Free Study Guide - Ivanhoe by Sir Walter Scott|
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FREE PLOT SYNOPSIS / NOTES: IVANHOE BY SIR WALTER SCOTT
This scene is largely narrative and is used to highlight certain important
characters and reinforce the directions the plot is taking. Most evident
is the reinforcement of King Richardís noble qualities. He refuses his
share of the plunder, as well as that offered by Cedric. He has proven
his ability in combat, and easily overcomes Friar Tuck to win the prisoner
Isaac for himself. He then quickly sets Isaac free. He also frees the
prisoner De Bracy, for he judges this knight to be a brave soldier, with
none of the petty qualities of Front-de-Boeuf or de Bois-Guilbert.
Prior Aymer is frightened when he is brought in to the camp, but is mostly disturbed because his beautiful, expensive clothes are ruined. Isaac is relieved to learn Rebecca is alive and listens carefully when the Prior offers, for an appropriate price, to use his friendship with the Knight Templar to free Rebecca. The Black Knight is pleasantly surprised at the decency with which the outlaws behave.
At a banquet hall in the castle of York to which Prince John has invited his nobles, rumors are afoot that Torquilstone Castle has been attacked and captured. Word has it that Front-de-Boeuf and Bois-Guilbert, and perhaps De Bracy too, are dead. John is disturbed but listens to Fitzurse, who reassures him that his unscrupulous reign is invincible.
De Bracy dramatically enters the banquet and announces that Richard
is in England, Bois-Guilbert has fled with the Jewish girl, and Front-de-Bouef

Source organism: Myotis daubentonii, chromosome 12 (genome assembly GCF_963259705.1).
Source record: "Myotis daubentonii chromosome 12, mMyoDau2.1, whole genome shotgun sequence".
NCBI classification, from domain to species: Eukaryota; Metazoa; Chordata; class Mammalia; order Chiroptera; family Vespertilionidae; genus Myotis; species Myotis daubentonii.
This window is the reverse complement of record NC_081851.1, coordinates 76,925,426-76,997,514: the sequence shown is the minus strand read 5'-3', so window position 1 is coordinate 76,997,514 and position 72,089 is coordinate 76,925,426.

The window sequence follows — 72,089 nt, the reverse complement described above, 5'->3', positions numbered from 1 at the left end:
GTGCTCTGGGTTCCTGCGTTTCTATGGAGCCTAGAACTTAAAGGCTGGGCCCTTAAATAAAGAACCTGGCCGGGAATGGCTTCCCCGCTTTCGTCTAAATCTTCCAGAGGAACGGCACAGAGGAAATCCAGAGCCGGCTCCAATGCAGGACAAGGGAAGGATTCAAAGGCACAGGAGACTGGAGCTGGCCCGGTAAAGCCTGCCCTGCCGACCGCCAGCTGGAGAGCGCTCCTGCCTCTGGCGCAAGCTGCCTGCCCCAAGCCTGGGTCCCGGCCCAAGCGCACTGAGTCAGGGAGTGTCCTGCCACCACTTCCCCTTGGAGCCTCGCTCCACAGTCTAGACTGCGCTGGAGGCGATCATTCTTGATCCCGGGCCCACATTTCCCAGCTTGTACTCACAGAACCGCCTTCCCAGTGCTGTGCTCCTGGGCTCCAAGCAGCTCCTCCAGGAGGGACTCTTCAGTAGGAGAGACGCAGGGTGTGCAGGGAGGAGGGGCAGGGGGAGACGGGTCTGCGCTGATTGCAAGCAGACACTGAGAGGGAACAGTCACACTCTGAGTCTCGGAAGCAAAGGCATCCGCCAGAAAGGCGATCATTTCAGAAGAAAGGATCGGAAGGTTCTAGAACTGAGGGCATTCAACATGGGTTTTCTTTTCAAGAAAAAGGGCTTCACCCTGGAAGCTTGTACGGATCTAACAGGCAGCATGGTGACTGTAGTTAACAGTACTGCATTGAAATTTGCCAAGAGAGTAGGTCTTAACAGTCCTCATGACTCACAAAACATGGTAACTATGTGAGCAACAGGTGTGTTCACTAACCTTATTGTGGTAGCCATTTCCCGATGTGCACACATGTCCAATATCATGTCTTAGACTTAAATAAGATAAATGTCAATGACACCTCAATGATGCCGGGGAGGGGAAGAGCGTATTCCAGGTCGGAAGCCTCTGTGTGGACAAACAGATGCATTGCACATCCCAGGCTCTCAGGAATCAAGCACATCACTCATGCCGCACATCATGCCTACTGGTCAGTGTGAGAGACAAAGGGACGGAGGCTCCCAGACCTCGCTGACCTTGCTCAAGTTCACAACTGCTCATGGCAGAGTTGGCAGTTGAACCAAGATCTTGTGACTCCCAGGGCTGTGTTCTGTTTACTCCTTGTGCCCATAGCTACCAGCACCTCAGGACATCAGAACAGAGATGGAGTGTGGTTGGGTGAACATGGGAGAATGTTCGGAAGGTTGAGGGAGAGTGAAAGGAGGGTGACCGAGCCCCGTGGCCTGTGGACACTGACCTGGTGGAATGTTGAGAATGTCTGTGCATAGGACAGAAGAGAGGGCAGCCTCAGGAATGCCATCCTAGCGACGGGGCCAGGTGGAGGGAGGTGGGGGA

is dead. John is frightened at the news and begins to drink heavily. In
his drunken stupor, he realizes that many of his knights are deserting
him. He quickly appoints De Bracy High Marshal to secure his loyalty.
De Bracy, however, no longer trusts or believes in John. John, in turn,
sets spies on De Bracy.
These chapters reveal the frail strands of Johnís hold on the English throne. When De Bracy enters the banquet with his amazing news about Richard, Front-de-Bouef, and Bois-Guilbert, the fearful Prince John is shown at his worst. Being a man of little honor, low character, and a great affinity for alcohol, he cannot control his own knights. When they realize that Richard is back in England, they quickly begin to desert John. Only Fitzurse remains loyal, but his devotion stems from an effort to save himself
Spying, intrigue and counter-intrigue have always been facts of political
life, even in medieval England. Power seems to be the only force that
commands loyalty, and if one is losing power, he is destined to lose followers
as well. Johnís attempt to grant high power to De Bracy is a pathetic
grasp at the quickly dissipating loyalty he still has. Not trusting De
Bracy, however, John sets his spies upon him.
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. 09 May 2017